What is RAID / Which RAID is right for me?

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RAID is an acronym for Redundant Array of Independant Disks. The opposite of RAID is JBOD which is an acronym for Just a Bunch Of Disks. RAIDs can be configured in many forms. The most typical RAID types are RAID 0, RAID 1, RAID 5, and RAID 6.


  • Most current operating systems have a limitation of 2TB or 2000gb per single partition
  • Many operating systems allow the ability to create a "software RAID" which is less reliable than a "hardware RAID"
  • RAID 0 may be the fastest RAID type, however, it provides the highest failure chance of all of the RAID arrays
  • RAID configurations should not be the only form of backup a person should utilize. Backing up to another system or an external drive is still recommended
  • RAID arrays may require special drivers to be utilized. These drivers are typically available from the RAID controller manufacturer


RAID 0 will provide access to every part of all of the disks included in the RAID. The data is "striped" across the drives to increase the speed at which the data can be transferred. Striping involves writing a small amount of data (typically 64 kilobytes of data) to one drive, then the same amount to the next drive, and looping around the drives until all of the data has been written.

This RAID is the only RAID type that provides no redundancy. In fact, should one of the hard drives in this configuration fail, all of the data on the remaining disks would be rendered useless as it is missing vital parts of the files from the failed disk. This RAID type is recommended for those who do not have vital data to back up, but would like in increase in speed from their disks. Example : Using 2 250gb drives in a RAID 0 would show 500gb available in the operating system.


RAID 1 provides a "mirrored" RAID. That is to say that there must be exactly 2 drives in the RAID 1 in order to function. RAID 1 simply takes the data as it is being written to drive number 1, and writes it to the same point as drive number 2. This creates a redundancy in case one drive should fail.

Should a drive fail, the remaining drive should be able to function individually until such time that a good drive is provided, and the RAID will then mirror itself back onto the new drive. With a RAID 1, you will only be able to see 1 drive. Example : Should you have 2 250gb drives in a RAID 1, only 250gb will be shown in the operating system.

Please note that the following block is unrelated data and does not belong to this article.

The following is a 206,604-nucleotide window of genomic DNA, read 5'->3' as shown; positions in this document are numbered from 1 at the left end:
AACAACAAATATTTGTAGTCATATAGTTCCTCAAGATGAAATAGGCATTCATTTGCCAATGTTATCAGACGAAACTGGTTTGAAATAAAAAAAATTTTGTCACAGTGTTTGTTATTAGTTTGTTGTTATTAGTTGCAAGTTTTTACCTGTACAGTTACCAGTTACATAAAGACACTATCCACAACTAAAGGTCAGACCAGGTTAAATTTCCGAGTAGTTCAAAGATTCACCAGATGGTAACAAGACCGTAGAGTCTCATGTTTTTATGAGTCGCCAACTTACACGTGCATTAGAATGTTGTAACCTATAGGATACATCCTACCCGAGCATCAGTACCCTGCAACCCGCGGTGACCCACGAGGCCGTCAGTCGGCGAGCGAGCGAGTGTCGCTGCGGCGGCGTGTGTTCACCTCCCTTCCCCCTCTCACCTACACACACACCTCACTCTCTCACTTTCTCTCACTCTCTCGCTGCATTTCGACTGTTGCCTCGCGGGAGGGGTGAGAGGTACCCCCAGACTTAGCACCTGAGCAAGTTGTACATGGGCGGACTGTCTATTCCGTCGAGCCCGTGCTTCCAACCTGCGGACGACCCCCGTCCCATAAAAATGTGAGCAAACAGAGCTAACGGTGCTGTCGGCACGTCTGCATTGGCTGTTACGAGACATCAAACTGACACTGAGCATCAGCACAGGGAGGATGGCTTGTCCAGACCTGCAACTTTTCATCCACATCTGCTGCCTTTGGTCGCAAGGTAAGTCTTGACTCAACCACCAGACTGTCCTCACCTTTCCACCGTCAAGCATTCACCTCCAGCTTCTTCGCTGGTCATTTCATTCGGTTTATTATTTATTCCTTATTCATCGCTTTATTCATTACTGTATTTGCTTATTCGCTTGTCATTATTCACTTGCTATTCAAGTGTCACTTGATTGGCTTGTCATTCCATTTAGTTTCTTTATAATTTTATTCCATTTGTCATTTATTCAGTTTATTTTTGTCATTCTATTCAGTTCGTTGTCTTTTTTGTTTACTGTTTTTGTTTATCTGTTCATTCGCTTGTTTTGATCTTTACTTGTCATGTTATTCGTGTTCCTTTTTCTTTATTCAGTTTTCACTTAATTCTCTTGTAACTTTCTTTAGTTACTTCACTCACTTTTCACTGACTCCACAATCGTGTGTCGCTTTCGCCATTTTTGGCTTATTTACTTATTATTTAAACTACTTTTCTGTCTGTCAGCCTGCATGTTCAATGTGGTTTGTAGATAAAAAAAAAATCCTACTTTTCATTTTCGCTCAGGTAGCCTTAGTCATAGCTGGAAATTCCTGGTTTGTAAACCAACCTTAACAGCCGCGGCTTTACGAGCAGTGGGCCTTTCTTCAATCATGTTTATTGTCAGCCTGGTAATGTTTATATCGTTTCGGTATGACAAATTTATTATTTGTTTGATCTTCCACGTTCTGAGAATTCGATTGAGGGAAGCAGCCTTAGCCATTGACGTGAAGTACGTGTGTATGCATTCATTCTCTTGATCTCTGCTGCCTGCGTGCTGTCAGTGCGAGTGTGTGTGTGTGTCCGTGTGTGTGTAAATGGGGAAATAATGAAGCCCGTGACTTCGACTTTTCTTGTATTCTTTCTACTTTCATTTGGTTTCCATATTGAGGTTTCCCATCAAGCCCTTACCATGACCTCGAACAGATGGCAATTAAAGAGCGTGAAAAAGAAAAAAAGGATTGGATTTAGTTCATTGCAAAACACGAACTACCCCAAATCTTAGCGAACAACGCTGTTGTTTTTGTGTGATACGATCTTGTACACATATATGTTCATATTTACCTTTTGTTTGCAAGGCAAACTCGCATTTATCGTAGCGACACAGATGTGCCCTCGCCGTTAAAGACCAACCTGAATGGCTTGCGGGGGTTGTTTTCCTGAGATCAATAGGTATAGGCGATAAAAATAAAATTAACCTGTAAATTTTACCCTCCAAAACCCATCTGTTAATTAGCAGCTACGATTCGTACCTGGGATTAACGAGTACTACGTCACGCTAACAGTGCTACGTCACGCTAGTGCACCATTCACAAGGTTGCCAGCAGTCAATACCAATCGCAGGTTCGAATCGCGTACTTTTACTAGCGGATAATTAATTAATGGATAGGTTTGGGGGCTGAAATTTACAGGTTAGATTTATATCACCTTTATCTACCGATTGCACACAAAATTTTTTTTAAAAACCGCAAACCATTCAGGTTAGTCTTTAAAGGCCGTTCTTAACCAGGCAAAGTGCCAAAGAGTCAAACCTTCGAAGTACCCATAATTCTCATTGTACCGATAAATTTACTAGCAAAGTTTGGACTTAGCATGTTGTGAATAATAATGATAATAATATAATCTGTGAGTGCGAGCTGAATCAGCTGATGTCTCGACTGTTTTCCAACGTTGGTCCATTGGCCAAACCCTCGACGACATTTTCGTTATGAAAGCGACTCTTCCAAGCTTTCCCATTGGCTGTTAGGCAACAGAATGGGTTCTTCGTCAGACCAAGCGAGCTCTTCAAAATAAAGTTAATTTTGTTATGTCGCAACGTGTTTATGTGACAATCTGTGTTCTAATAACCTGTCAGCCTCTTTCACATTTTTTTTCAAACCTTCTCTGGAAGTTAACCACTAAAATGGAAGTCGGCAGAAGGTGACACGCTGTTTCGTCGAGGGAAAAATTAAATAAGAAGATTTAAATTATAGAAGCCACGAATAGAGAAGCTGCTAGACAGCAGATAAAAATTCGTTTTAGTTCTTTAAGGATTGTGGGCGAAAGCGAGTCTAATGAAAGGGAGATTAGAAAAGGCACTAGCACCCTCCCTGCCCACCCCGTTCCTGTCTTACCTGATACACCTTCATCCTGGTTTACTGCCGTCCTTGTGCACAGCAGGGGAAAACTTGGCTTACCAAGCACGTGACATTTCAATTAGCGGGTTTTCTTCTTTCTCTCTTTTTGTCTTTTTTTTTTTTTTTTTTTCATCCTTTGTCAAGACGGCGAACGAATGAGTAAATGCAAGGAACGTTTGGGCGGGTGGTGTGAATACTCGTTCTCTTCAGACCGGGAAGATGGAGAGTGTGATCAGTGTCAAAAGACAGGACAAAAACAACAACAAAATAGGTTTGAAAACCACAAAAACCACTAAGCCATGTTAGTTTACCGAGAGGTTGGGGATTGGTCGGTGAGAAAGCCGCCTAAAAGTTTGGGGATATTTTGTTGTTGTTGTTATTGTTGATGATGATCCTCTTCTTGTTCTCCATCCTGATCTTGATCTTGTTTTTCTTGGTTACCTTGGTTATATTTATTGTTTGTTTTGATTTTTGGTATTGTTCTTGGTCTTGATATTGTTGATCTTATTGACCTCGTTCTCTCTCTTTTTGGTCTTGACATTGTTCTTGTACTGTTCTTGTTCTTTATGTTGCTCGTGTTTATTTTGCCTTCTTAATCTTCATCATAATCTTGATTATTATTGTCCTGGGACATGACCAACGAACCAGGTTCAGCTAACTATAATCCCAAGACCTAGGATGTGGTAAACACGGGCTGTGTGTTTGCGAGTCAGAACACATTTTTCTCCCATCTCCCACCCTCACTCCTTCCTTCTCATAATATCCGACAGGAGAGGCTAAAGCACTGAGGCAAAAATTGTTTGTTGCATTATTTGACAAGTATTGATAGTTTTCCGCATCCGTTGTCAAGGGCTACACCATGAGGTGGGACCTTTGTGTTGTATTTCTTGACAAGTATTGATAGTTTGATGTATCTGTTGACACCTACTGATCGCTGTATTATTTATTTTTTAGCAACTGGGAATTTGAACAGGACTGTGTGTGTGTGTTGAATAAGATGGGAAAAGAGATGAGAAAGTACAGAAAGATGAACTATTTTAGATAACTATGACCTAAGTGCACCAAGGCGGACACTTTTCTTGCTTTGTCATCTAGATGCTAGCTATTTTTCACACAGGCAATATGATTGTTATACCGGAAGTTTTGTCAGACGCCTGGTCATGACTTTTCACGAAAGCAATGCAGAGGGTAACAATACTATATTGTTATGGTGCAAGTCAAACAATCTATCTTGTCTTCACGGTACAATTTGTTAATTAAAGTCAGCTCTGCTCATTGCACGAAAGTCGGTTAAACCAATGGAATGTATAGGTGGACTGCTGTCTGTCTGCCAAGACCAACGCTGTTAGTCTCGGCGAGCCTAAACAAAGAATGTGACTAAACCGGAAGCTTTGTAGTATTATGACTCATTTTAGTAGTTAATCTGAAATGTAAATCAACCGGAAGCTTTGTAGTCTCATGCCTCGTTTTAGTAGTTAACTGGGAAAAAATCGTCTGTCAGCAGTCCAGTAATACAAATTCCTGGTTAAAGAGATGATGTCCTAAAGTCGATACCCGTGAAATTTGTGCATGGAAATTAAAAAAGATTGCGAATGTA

RAID 5 is more complicated in its explanation than the previous levels of RAID. This level of RAID provides redundancy, speed, and convenience. This RAID is faster than a RAID 1, though slower than a RAID 0. To configure a RAID 5, at least 3 drives must be utilized. The total capacity one will see with a RAID 5 will be reduced by 1/x where x is the number of drives in the RAID 5. Example : Should one have 8 500gb drives in a RAID 5, one would only see 7/8 of the total capacity, or, 3500gb rather than the total 4000. However, should one have 3 500gb drives in a RAID5, one would only see 2/3 of the total capacity, or, 1000gb rather than the total 1500.

The extra space is divided equally amongst the drives, and is used for "parity bits". Parity bits are pieces of data used in the occurrance that a drive should fail in the RAID. Once a drive fails, the RAID will hold just enough of the data on the remaining drives that one could replace the failed drive, and the RAID will rebuild itself to the newly added drive. RAID 5 will allow for 1 drive to fail from the array, and recover safely.


RAID 6 utilzes much of the same technology as RAID 5, except that it allows for 2 drives to fail in the array simultaneously at the cost of 2/x drive capacity as opposed to the 1/x drive capacity of RAID 5. Also, at least 4 drives must be utilized in the creation of this RAID. Example : Should one have 8 500gb drives in a RAID 6, one will only see 3000gb as opposed to the 3500gb shown in a RAID 5 or 4000gb shown in a RAID 0.


Many other options are available for RAID arrays as well, though availability will be limited to the RAID controller. Other options include RAID 01, RAID 10, RAID 50, and RAID 60. When an option shows with a number after the typical number (for instance, RAID 10 or 50), what is actually happening, is that a series of RAIDs are being performed. The options ending with 0 are more typically seen than the options ending with 1, and both types usually require a high end RAID card to function. Very few onboard (on the motherboard) RAID controllers provide the following options.

RAID 10 pertains to multiple RAID 1 arrays that are striped (as with RAID 0).
RAID 01 pertains to two RAID 0 arrays that are mirrored (as with RAID 1).
RAID 50 pertains to multiple RAID 5 arrays that are striped (as with RAID 0).
RAID 51 pertains to two RAID 5 arrays that are mirrored (as with RAID 1).
RAID 60 pertains to multiple RAID 6 arrays that are striped (as with RAID 0).
RAID 61 pertains to two RAID 6 arrays that are mirrored (as with RAID 1).